Matthew Wald’s article regarding the ongoing leak of radioactive water from the Indian Point nuclear plant (March 5) omits several facts and issues that are relevant. The article mentions that some radioactive contaminants can be stripped from water, but that tritium cannot because it is “incorporated into the water molecule.” Since our bodies are largely made up of salt water, any ingestion of the element will be incorporated in our bodies. The EPA says that “tritium is carcinogenic” and that “especially sensitive to the effects of tritium are rapidly growing cells such as fetal tissue, genetic materials and blood forming organs.” The article barely refers to the Strontium-90 leakage that has also been found The Center for Disease Control says, “Once in the body, Sr-90 acts like calcium and is readily incorporated into bones and teeth, where it can cause cancers of the bone, bone marrow, and soft tissues around the bone.” The article refers to the amounts found as small, but ignores that the National Academy of Sciences has said that “even low doses of ionizing radiation are likely to pose some risk of adverse health effects” and that “such radiation can cause DNA damage that could eventually lead to cancers.”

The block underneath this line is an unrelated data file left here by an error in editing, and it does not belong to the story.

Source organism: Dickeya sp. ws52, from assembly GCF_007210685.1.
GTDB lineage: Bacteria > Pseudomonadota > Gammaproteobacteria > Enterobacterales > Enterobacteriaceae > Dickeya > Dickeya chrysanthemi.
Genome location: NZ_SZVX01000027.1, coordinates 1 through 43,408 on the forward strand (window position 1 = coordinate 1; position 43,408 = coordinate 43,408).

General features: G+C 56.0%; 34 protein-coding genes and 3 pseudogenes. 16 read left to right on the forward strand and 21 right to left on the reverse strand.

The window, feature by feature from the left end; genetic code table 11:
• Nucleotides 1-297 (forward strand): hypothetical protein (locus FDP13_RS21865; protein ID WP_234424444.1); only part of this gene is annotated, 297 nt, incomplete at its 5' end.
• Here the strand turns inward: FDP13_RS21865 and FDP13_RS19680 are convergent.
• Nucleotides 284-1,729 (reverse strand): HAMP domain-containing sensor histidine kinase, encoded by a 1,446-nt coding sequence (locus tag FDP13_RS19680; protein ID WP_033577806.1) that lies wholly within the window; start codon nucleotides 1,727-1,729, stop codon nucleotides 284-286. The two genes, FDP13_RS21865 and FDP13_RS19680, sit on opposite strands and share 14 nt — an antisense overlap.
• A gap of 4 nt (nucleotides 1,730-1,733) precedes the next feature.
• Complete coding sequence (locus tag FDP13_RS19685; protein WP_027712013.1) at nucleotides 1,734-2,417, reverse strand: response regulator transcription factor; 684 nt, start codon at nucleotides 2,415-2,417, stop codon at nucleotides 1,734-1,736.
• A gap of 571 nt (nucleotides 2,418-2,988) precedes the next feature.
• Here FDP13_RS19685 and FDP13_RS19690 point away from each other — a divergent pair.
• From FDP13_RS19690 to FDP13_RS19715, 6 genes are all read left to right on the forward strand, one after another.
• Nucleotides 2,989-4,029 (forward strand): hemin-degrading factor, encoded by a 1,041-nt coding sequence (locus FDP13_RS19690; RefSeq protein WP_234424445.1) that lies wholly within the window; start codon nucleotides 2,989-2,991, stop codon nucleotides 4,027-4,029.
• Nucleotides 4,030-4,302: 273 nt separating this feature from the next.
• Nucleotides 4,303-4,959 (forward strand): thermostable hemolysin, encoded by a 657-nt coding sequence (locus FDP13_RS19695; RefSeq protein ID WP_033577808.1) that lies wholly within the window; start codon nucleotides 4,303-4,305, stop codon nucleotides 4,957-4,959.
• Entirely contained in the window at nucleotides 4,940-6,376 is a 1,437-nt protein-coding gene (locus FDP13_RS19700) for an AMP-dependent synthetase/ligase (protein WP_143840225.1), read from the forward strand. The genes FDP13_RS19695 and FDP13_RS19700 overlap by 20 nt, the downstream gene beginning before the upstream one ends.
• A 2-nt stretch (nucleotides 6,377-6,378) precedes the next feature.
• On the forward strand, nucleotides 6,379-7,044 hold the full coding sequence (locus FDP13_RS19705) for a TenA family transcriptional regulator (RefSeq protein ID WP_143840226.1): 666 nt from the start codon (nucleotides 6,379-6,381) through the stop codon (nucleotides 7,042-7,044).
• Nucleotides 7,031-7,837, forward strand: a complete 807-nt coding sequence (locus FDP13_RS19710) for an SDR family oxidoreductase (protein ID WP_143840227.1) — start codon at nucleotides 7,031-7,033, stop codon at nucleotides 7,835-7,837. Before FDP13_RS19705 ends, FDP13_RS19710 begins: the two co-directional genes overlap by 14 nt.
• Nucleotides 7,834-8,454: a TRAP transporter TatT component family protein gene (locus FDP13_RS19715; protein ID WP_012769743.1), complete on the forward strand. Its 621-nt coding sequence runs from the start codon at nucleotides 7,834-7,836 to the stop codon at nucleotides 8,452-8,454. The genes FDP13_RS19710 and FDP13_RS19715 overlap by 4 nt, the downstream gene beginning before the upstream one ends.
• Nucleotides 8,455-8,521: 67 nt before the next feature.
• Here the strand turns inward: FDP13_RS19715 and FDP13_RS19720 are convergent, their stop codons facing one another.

Importantly, the article neglects to inform the public that Entergy has unsuccessfully searched for the source of the leak or leaks for months without finding that source. This suggests that we may have a long-term problem with no apparent solution. All these issues should be considered when 20-year license extensions are sought for these plants.